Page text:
Sunday, December 7, 2014

Advent 2B + John, Chaos, Call

First Trinity Advent 2014 Theme: 

When Pain of the World Surrounds Us
Advent 1 - In pain and despair, healing and hope
Advent 2 - In fear and need, love and justice
Advent 3 - In emptiness and void, God’s Spirit
Advent 4 - In struggle and confinement, grace and change

“We see with fear and trembling our aching world in need,
confessing to each other our wastefulness and greed.
May we with steadfast caring the hungry children feed.
We are called to follow Jesus and let God's justice flow through us.”
-Jim Strathdee, When Pain of the World Surrounds Us

The Holy Gospel, according to St. Mark, the first chapter: 

The beginning of the good news of Jesus Christ, 

the Son of God. 

As it is written in the prophet Isaiah, 

"See, I am sending my messenger ahead of you, 

who will prepare your way; 

the voice of one crying out in the wilderness: 

"Prepare the way of the Lord, make his paths straight,' " 

John the baptizer appeared in the wilderness, 

proclaiming a baptism of repentance for the forgiveness of sins. 

And people from the whole Judean countryside 

and all the people of Jerusalem were going out to him, 

and were baptized by him in the river Jordan, confessing their sins. 

Now John was clothed with camel's hair, with a leather belt around his waist, 

and he ate locusts and wild honey. 

He proclaimed, 

"The one who is more powerful than I is coming after me; 

I am not worthy to stoop down and untie the thong of his sandals. 

I have baptized you with water; but he will baptize you with the Holy Spirit.”

(Mark 1:1-8)
This liturgical year 

is the year of Mark. 

Unlike Matthew and Luke, 

who begin their “Gospels,”

their “Good News,”

their “Glad tidings,”

with fantastic, poetic, dramatic, 

even musical accounts of the beginning of Jesus’ life, 

with stories of angels and magi, 

shepherds and stars, 

prophecies and 

surprise pregnancies, 

desperate circumstances, 

unsanitary birth, 

deviant “wise-men,” and tyrannical, murderous kings… 

Unlike the gospelers who include

elaborate genealogies,

prompting us to imagine Jesus’ bloodline,

sure to note notorious sinners, 

women and men, 

and even King David and Adam and Eve… 


Unlike John

who begins his Gospel

with the Beginning,  

setting Jesus’ life in relation to the creation of the entire cosmos, 

“In the beginning was the word, 

and the word was with God and the word was God…”

Unlike John, who names Jesus “The Word,” 

and calls Jesus, with God



Mark begins his Gospel, 



“The beginning.” 

The beginning 

of the Good News 

of Jesus 

the Christ, 

the Son 

of the God. 

Mark begins with the beginning. 

Of Good news. 

And then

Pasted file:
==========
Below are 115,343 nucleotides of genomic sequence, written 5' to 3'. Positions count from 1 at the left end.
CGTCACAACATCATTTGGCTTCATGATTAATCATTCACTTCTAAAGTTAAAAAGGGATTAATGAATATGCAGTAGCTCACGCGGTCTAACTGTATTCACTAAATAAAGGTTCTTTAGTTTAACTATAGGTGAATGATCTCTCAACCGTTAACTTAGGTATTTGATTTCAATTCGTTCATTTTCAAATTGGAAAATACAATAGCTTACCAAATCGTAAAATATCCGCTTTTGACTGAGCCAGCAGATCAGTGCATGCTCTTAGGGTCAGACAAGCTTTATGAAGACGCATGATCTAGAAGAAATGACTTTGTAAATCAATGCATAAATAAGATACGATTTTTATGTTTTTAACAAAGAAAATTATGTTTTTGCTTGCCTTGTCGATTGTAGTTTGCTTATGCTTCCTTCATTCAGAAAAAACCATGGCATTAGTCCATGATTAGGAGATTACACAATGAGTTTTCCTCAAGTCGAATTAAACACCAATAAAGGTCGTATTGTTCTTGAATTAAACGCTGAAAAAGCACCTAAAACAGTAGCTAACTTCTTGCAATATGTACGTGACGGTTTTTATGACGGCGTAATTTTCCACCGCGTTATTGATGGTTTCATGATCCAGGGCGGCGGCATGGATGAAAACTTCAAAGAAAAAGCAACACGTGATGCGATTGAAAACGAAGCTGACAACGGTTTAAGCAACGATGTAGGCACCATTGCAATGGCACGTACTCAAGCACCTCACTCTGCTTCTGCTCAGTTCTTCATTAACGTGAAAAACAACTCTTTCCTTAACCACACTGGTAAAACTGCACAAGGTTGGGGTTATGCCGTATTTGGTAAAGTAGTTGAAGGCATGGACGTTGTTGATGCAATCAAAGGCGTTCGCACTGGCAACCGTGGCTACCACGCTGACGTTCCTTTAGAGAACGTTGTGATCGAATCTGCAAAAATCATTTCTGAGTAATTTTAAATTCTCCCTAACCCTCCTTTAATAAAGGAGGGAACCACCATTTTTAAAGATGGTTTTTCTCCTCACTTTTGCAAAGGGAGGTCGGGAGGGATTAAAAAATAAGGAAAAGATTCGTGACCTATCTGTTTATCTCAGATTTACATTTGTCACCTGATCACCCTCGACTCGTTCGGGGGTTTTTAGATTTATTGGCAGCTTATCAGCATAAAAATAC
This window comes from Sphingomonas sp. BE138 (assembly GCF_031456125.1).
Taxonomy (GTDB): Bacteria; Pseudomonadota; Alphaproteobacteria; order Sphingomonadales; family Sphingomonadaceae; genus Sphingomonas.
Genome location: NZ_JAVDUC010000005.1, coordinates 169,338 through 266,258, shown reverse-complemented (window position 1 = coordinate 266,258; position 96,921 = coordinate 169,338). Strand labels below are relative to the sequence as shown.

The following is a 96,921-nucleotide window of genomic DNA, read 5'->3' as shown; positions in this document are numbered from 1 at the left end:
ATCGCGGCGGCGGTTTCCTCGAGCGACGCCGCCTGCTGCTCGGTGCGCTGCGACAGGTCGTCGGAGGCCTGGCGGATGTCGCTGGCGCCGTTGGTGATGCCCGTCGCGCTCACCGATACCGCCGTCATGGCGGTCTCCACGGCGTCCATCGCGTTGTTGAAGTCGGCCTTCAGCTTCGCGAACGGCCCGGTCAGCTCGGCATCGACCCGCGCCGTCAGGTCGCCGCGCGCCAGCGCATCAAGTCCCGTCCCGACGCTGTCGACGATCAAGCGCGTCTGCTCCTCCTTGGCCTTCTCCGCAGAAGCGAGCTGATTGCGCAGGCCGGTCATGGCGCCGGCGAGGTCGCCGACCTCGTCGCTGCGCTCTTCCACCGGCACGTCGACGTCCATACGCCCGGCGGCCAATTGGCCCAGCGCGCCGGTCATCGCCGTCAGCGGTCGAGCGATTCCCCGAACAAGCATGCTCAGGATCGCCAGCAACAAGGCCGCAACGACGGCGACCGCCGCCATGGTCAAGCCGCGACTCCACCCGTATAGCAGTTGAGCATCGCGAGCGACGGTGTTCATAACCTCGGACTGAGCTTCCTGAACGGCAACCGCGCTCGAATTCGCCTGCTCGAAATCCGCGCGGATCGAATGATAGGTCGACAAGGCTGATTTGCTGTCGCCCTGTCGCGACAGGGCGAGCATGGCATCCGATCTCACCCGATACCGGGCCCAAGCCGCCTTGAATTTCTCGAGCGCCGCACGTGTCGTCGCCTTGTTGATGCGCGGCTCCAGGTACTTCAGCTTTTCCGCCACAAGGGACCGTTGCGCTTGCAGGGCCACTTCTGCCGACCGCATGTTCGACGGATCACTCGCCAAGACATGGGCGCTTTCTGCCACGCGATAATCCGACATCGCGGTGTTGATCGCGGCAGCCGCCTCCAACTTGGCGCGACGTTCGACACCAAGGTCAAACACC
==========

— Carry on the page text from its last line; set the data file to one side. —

and, then, 


And then 


John. The Baptist—the baptizer. The one “crying out.” 

The one in the wilderness. 

The voice speaking into the chaos, 

the void, 

the deserted places. 

Like the Word at the day of Creation, 

calling forth Life from Chaos, 

moving over the face of the Deep. 

in the wilderness,
the one saying something, 



with a word, 

even if it wasn’t the right word, 

even if it was different from what people expected,

even if it was offensive, or clumsy,

or, still forming, really...

even if it was far from what the people came out to hear, 

or to see, 

for whatever reason they came all the way out to 

the wilderness, 

to the deserted places, anyway. 

For whatever reason they chose to stare 

into the void. 

John had a word. John proclaimed.

calling fervently for change, 


and preparing 


for the world, the universe, 

the sun and the moon and the stars

the powers

and the principalities 

to change

to re-orient, 

to re-order, 

hoping against hope,

calling out in the wilderness. 
For the beginning of all things. 
For the end of all things. 

For the birth and consummation and completion of all things. 

John, calling out, 

in the chaos, 

to the face of the deep,

into the void, 

the gap, 

the chasm-fixed,

for the haves and have nots, 

to privileged and oppressed, 

mountains, and valleys, 

the uneven and rough, 

the grass that withers and flowers that fade,

amidst injustice, death, separation, 

race and class and orientation

in the Wilderness 

into the face of the void

calling out for a Word that 

doesn’t die, that doesn't kill

that doesn't pass away...

a Word that is more powerful, 

A Word in flesh, 

A word in bodies... 

A Word in solidarity

promised to Resurrect. 

A breath, blowing over the chaos,

calling into the face of the Deep. 

Shouting for Metanoia. 

For repentance, 

For change, 

For something 

For anything. 


Crying out in the deserted places.

For the Beginning. 

The Beginning of the Good News. 

Of Jesus. 

The Christ. 

The Son. 

Of the God. 

I wonder how God is calling you to change. 

I wonder what God hopes for the world. 

I wonder how God is calling you. 


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